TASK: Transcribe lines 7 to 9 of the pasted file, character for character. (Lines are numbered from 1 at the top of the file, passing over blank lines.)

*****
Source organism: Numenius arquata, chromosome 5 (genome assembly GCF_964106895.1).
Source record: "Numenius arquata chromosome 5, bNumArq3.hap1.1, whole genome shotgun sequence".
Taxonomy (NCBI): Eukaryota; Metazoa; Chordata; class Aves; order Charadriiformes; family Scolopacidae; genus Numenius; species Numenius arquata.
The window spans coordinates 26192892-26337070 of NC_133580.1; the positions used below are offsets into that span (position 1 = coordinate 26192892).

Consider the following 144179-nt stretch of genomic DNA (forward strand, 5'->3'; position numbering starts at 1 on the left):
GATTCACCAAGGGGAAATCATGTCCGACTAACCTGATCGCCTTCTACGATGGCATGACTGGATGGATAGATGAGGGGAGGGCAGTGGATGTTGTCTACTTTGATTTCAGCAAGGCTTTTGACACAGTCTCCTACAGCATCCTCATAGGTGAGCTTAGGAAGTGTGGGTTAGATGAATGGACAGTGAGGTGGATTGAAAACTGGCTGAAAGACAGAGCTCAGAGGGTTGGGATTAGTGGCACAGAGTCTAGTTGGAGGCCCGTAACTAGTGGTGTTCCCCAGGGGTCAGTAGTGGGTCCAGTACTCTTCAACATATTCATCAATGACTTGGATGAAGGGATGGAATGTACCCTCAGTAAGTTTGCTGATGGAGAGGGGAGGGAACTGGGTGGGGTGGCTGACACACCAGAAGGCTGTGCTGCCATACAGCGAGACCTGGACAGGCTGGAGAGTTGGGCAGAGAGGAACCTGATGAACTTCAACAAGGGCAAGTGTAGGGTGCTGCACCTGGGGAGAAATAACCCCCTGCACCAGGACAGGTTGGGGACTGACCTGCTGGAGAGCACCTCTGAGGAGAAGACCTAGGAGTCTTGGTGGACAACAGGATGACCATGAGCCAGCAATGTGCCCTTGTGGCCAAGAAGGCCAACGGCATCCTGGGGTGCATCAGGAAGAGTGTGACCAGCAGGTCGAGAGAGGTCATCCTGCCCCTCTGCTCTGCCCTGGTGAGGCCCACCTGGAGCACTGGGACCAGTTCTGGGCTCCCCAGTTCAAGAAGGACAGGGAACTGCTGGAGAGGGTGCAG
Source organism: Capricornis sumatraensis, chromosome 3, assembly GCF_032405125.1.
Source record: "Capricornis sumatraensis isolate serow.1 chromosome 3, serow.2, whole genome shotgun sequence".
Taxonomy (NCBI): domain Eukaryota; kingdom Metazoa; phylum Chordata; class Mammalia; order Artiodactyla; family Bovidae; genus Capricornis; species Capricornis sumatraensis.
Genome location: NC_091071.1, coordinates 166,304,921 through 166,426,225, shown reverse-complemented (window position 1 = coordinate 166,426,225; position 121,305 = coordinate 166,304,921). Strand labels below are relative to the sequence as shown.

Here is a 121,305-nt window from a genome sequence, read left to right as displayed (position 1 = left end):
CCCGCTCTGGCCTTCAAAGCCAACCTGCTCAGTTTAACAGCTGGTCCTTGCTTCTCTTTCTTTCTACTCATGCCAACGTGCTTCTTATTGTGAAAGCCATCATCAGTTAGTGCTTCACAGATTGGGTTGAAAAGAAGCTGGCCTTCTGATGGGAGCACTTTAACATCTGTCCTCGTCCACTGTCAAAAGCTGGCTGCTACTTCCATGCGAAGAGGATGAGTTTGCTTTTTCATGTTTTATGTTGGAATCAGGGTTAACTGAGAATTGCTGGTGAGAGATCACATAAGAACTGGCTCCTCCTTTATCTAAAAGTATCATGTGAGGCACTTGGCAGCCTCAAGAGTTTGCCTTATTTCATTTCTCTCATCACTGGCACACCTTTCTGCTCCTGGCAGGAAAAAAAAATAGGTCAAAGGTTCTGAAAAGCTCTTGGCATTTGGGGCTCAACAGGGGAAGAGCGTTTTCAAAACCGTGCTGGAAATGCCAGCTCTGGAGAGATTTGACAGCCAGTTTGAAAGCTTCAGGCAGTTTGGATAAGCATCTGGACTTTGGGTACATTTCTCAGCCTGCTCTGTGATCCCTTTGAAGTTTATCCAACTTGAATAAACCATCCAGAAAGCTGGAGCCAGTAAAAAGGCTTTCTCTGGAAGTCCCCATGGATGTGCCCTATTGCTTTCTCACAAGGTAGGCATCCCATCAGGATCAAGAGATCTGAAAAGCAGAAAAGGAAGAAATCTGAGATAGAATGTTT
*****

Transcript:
Source organism: Capricornis sumatraensis, chromosome 3, assembly GCF_032405125.1.
Source record: "Capricornis sumatraensis isolate serow.1 chromosome 3, serow.2, whole genome shotgun sequence".
Taxonomy (NCBI): domain Eukaryota; kingdom Metazoa; phylum Chordata; class Mammalia; order Artiodactyla; family Bovidae; genus Capricornis; species Capricornis sumatraensis.